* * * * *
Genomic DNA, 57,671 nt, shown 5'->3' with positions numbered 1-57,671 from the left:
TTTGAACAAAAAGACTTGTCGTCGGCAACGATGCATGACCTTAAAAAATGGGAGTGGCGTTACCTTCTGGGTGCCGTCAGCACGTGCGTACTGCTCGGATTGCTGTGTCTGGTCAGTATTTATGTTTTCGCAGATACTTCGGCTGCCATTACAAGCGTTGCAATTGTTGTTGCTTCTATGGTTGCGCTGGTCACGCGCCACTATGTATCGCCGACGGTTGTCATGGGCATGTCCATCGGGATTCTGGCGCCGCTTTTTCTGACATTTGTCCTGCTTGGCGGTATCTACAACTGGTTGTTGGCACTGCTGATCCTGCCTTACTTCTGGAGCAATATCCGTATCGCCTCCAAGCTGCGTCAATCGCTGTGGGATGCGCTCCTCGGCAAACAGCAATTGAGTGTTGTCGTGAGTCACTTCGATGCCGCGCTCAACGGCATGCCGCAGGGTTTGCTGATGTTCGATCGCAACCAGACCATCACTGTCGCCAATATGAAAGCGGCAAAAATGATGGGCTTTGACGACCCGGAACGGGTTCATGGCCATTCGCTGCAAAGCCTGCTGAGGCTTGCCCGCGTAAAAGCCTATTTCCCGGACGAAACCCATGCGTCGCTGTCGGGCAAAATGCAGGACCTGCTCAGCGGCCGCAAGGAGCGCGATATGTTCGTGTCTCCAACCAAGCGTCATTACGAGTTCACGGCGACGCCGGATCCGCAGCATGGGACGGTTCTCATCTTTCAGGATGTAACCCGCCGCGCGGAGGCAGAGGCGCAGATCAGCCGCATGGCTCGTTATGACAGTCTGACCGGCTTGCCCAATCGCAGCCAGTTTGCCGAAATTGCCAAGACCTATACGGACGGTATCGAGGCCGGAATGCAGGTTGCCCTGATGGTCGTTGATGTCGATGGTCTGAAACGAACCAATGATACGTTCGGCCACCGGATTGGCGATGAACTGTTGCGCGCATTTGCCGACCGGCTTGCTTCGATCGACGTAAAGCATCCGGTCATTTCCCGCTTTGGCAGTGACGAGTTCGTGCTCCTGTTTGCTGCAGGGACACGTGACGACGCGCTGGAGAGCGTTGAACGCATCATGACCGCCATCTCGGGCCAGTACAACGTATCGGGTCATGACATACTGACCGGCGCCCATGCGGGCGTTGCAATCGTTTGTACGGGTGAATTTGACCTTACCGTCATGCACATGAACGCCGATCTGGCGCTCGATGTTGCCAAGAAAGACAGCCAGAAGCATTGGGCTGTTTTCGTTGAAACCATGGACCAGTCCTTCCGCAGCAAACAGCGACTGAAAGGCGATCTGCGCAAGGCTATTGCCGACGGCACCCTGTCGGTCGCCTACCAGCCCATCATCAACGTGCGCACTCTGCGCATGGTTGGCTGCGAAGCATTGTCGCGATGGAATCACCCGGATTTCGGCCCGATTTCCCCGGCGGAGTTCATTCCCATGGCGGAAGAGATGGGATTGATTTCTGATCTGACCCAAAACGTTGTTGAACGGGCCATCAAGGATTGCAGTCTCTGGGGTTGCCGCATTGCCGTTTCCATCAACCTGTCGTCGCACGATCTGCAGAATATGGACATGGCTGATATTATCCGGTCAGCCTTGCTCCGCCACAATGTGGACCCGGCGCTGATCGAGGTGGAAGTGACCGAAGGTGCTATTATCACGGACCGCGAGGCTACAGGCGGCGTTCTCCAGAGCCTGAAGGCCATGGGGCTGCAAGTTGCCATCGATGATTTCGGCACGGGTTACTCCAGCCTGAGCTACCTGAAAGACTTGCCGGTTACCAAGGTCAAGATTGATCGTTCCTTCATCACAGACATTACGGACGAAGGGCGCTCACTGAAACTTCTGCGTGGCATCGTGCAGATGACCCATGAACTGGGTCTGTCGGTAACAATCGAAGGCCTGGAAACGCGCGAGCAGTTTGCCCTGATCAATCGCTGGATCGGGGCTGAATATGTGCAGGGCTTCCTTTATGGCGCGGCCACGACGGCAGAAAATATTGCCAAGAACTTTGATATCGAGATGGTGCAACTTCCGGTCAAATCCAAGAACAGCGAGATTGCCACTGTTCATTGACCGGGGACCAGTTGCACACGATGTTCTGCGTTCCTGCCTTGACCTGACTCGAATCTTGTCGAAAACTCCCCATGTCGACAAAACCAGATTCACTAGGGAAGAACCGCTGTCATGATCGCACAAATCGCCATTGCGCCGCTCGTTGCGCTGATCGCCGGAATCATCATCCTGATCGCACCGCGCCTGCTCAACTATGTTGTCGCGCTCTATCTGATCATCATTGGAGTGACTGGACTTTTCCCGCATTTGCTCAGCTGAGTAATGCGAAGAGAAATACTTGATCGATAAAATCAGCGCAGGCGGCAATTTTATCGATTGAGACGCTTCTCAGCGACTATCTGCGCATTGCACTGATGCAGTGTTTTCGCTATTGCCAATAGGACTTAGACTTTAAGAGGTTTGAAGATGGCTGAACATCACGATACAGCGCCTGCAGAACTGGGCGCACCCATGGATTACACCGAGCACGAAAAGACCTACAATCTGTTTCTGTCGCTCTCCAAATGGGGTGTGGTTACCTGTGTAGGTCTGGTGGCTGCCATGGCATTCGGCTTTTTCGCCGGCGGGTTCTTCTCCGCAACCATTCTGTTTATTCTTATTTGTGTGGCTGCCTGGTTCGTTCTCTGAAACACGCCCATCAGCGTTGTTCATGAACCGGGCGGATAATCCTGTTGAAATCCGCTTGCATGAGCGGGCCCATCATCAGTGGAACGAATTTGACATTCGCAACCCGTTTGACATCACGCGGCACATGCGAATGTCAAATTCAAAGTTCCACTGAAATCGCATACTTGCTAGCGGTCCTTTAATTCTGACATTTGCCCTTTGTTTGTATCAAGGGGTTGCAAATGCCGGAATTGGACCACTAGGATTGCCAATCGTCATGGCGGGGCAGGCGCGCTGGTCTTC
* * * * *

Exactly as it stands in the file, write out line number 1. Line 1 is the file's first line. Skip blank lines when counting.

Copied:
Genomic DNA, 57,671 nt, shown 5'->3' with positions numbered 1-57,671 from the left: